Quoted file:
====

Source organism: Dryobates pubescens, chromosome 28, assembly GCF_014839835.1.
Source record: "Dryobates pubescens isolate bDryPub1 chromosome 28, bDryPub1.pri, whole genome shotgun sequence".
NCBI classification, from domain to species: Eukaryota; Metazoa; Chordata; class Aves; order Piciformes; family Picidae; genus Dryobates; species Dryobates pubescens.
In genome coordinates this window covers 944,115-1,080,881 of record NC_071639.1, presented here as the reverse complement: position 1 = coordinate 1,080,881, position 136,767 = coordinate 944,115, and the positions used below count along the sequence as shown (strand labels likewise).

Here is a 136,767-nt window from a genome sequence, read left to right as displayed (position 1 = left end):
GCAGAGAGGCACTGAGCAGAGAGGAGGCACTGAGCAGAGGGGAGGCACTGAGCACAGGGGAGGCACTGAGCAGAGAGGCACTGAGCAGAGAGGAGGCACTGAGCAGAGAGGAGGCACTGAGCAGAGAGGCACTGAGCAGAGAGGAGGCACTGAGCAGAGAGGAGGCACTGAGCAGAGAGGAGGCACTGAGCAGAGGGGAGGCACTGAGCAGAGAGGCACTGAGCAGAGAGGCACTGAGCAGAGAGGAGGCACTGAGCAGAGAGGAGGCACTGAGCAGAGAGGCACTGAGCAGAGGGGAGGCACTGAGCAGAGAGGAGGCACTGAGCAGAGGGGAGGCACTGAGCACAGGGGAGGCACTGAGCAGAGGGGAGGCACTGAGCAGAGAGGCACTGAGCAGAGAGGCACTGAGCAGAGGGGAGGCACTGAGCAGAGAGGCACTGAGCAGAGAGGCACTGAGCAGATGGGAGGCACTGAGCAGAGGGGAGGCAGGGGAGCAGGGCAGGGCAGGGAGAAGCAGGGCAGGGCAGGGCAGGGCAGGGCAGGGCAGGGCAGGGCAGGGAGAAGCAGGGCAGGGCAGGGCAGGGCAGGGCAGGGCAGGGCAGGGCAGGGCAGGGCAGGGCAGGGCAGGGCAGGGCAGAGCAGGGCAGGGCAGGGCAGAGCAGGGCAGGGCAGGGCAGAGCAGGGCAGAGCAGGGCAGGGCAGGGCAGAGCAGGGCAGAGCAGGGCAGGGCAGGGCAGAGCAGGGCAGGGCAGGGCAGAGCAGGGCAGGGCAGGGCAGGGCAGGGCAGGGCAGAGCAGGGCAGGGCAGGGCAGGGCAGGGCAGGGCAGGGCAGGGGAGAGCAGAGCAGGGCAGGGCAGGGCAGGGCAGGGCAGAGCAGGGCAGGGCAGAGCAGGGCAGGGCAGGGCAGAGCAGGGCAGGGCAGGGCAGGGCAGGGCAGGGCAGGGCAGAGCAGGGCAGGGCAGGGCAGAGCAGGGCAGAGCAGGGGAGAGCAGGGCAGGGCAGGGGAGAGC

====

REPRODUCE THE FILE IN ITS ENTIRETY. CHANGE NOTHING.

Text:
Source organism: Dryobates pubescens, chromosome 28, assembly GCF_014839835.1.
Source record: "Dryobates pubescens isolate bDryPub1 chromosome 28, bDryPub1.pri, whole genome shotgun sequence".
NCBI classification, from domain to species: Eukaryota; Metazoa; Chordata; class Aves; order Piciformes; family Picidae; genus Dryobates; species Dryobates pubescens.
In genome coordinates this window covers 944,115-1,080,881 of record NC_071639.1, presented here as the reverse complement: position 1 = coordinate 1,080,881, position 136,767 = coordinate 944,115, and the positions used below count along the sequence as shown (strand labels likewise).

Here is a 136,767-nt window from a genome sequence, read left to right as displayed (position 1 = left end):
GCAGAGAGGCACTGAGCAGAGAGGAGGCACTGAGCAGAGGGGAGGCACTGAGCACAGGGGAGGCACTGAGCAGAGAGGCACTGAGCAGAGAGGAGGCACTGAGCAGAGAGGAGGCACTGAGCAGAGAGGCACTGAGCAGAGAGGAGGCACTGAGCAGAGAGGAGGCACTGAGCAGAGAGGAGGCACTGAGCAGAGGGGAGGCACTGAGCAGAGAGGCACTGAGCAGAGAGGCACTGAGCAGAGAGGAGGCACTGAGCAGAGAGGAGGCACTGAGCAGAGAGGCACTGAGCAGAGGGGAGGCACTGAGCAGAGAGGAGGCACTGAGCAGAGGGGAGGCACTGAGCACAGGGGAGGCACTGAGCAGAGGGGAGGCACTGAGCAGAGAGGCACTGAGCAGAGAGGCACTGAGCAGAGGGGAGGCACTGAGCAGAGAGGCACTGAGCAGAGAGGCACTGAGCAGATGGGAGGCACTGAGCAGAGGGGAGGCAGGGGAGCAGGGCAGGGCAGGGAGAAGCAGGGCAGGGCAGGGCAGGGCAGGGCAGGGCAGGGCAGGGCAGGGAGAAGCAGGGCAGGGCAGGGCAGGGCAGGGCAGGGCAGGGCAGGGCAGGGCAGGGCAGGGCAGGGCAGGGCAGGGCAGAGCAGGGCAGGGCAGGGCAGAGCAGGGCAGGGCAGGGCAGAGCAGGGCAGAGCAGGGCAGGGCAGGGCAGAGCAGGGCAGAGCAGGGCAGGGCAGGGCAGAGCAGGGCAGGGCAGGGCAGAGCAGGGCAGGGCAGGGCAGGGCAGGGCAGGGCAGAGCAGGGCAGGGCAGGGCAGGGCAGGGCAGGGCAGGGCAGGGGAGAGCAGAGCAGGGCAGGGCAGGGCAGGGCAGGGCAGAGCAGGGCAGGGCAGAGCAGGGCAGGGCAGGGCAGAGCAGGGCAGGGCAGGGCAGGGCAGGGCAGGGCAGGGCAGAGCAGGGCAGGGCAGGGCAGAGCAGGGCAGAGCAGGGGAGAGCAGGGCAGGGCAGGGGAGAGC